Senate, House panels advance $3.6B in supplemental spending bills
Michigan lawmakers on Wednesday pushed out of committee two large supplemental budget bills totaling about $3.6 billion that focused on water infrastructure improvements and law enforcement recruitment and retention.
The Senate's spending plan would allocate about $3.3 billion toward water infrastructure, including dam risk reduction and the replacement of lead service lines. The House's plan would designate $328.5 million toward support programs for firefighters and EMS, community outreach and public safety recruitment and retention.
The House and Senate could vote on their respective spending plans as early as Thursday.
The passage of the spending bills came amid slow-moving negotiations between the GOP-led Legislature and Democratic Gov. Gretchen Whitmer on how to spend the remaining $10 billion the state received in federal COVID relief funds.
The Detroit News reported Monday that, amid a record-setting virus surge, the Michigan Legislature has yet to appropriate roughly $800 million in federal aid that could be used for testing, vaccinations and public health worker training.
Senate Majority Leader Mike Shirkey, R-Clarklake, told reporters Wednesday there aren't any specific financial goals regarding how much of the COVID relief funds should be spent before the end of the year.
"Right now, we’re trying to get as many specific supplementals in play to allow it to go through the legislative process," Shirkey said. "We’re just going to continue to follow our overarching mantra and that is focusing on things that are capital constrained" with the influx of federal funds.
Sen. Curtis Hertel, D-East Lansing, said he hopes negotiations are productive as the Legislature considers how to allocate the remaining money. In the meantime, he said, the supplemental's passage is "a positive sign that we're working together on similar priorities."
The House public safety bill, which incorporates both federal COVID relief funds and surplus state funds, will address gaps in funding for communities to attract and retain law enforcement, said Rep. Thomas Albert, the Lowell Republican who chairs the House Appropriations Committee.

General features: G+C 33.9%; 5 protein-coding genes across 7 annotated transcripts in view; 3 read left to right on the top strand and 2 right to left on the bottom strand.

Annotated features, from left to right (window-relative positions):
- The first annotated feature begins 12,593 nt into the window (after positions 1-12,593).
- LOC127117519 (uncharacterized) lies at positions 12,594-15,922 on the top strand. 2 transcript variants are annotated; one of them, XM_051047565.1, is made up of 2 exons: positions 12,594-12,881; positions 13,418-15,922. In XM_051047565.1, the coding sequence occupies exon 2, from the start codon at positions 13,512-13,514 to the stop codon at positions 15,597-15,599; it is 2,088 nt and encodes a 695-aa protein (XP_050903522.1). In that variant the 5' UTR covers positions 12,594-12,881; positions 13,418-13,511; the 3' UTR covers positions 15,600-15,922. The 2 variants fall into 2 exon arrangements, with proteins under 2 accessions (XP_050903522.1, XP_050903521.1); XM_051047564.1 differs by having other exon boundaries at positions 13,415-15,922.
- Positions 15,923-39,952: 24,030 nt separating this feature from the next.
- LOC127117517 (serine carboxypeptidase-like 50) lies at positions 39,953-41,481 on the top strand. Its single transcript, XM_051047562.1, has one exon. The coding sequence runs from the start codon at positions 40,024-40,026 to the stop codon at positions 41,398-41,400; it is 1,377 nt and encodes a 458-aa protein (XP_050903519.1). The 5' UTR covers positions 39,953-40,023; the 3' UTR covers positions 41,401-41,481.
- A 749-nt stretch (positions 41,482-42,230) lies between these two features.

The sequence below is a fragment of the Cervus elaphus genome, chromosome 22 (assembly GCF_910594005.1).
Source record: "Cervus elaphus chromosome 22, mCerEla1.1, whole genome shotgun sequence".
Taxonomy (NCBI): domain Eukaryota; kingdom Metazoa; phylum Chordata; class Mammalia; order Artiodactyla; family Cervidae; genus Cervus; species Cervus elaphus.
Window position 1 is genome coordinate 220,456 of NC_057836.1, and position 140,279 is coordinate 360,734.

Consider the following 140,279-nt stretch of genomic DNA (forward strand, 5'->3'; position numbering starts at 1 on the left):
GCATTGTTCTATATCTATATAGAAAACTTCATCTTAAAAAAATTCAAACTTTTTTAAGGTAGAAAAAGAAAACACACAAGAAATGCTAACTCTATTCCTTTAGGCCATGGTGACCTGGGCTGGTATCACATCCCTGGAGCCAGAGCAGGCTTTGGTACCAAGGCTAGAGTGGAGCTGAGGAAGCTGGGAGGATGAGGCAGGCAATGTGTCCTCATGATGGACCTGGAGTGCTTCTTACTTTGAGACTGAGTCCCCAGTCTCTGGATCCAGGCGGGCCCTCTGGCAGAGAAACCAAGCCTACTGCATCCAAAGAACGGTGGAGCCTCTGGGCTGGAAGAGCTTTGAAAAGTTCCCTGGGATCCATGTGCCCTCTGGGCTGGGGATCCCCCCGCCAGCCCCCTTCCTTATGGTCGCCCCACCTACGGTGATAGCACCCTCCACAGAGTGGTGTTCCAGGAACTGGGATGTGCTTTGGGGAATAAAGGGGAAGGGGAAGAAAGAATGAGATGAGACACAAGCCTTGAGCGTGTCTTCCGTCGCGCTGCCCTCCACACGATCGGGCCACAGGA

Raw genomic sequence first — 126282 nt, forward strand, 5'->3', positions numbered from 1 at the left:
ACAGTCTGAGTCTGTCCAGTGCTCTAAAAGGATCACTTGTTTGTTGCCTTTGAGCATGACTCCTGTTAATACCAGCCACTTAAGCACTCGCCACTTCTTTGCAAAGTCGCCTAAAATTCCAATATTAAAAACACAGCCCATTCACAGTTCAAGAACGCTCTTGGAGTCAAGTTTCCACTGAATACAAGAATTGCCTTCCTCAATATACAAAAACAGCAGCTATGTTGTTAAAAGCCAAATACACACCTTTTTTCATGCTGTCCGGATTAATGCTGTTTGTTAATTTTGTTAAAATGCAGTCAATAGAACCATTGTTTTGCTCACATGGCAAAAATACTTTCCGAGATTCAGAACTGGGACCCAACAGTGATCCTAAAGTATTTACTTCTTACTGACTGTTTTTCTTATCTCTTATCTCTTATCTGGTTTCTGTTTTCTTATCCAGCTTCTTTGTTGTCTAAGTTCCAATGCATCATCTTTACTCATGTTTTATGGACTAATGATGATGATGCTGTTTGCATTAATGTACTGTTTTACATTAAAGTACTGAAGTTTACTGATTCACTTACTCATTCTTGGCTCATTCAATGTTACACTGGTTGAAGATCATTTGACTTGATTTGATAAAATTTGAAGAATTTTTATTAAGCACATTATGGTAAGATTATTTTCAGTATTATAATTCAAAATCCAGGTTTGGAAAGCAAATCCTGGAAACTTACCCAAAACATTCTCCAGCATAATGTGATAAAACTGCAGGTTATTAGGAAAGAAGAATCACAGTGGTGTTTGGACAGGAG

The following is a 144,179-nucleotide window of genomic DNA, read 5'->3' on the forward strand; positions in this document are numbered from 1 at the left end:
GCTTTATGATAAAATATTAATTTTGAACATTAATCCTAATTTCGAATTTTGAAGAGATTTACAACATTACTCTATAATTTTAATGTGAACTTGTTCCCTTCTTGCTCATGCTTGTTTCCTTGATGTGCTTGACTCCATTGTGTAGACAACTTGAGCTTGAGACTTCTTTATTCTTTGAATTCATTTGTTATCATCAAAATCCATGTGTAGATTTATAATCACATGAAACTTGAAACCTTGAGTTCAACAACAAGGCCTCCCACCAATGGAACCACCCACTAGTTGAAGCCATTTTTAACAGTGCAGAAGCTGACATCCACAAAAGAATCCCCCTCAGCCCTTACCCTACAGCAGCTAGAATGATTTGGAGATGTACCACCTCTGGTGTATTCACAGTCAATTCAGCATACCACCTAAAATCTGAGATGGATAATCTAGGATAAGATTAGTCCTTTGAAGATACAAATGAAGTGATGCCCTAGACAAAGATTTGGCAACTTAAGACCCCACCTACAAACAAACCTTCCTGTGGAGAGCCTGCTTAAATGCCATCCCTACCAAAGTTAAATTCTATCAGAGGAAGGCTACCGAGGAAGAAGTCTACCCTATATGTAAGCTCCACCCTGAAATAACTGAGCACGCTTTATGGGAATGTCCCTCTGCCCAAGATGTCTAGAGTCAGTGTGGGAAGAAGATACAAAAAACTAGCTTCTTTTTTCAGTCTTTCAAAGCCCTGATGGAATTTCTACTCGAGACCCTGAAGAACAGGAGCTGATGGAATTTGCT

"They are crippled by staff shortages and senseless anti-police rhetoric that makes an inherently stressful job even more stressful," Albert said. "This initiative moving through the House of Representatives will help attract and keep high-quality personnel — and give them resources they need to help protect the communities they work in.”
One of the largest features of the Senate infrastructure plan is an allocation of about $1 billion toward lead service line replacements that will be distributed "over a few years and broadly" across the state, Shirkey said Wednesday.
Other big ticket items include $650 million for a loan fund to reduce dam risk, $400 million for a drinking water program within the Department of Environment Great Lakes and Energy and another $400 million for the Great Lakes Water Authority for water supply improvements and changes needed after the summer's flooding.
Another $200 million would go toward clean water infrastructure grants, $100 million toward sewer and wastewater grants, and $100 million for PFAS remediation grants.
Sen. Jon Bumstead, the Newaygo Republican who sponsored the bill, said it was "a huge step in ensuring our state water infrastructure undergoes transformational improvements that will benefit every Michigander for generations to come."
The House's law enforcement spending bill makes its largest investment, $57.5 million, in Move to Michigan incentives to attract out-of-state officers by allowing them to keep their retirement benefits if they move to Michigan.
About $40 million would go toward police academy scholarships; $30 million to communications equipment, including $4.8 million for Isabella County; $35 million to signing and retention bonuses; and $14 million for equipment purchases such as cameras and body armor.
About $10 million each would go toward community policing, explorer or job shadow programs, reimbursement for unpaid COVID-19 quarantines and school resource officers.
Another $7.5 million would go toward mental health assistance and $2.5 million for police dog grants.
The bill also would push $25 million to Macomb County to be used as a 50% match for the construction of a central intake assessment facility.
Staff writer Craig Mauger contributed to this report.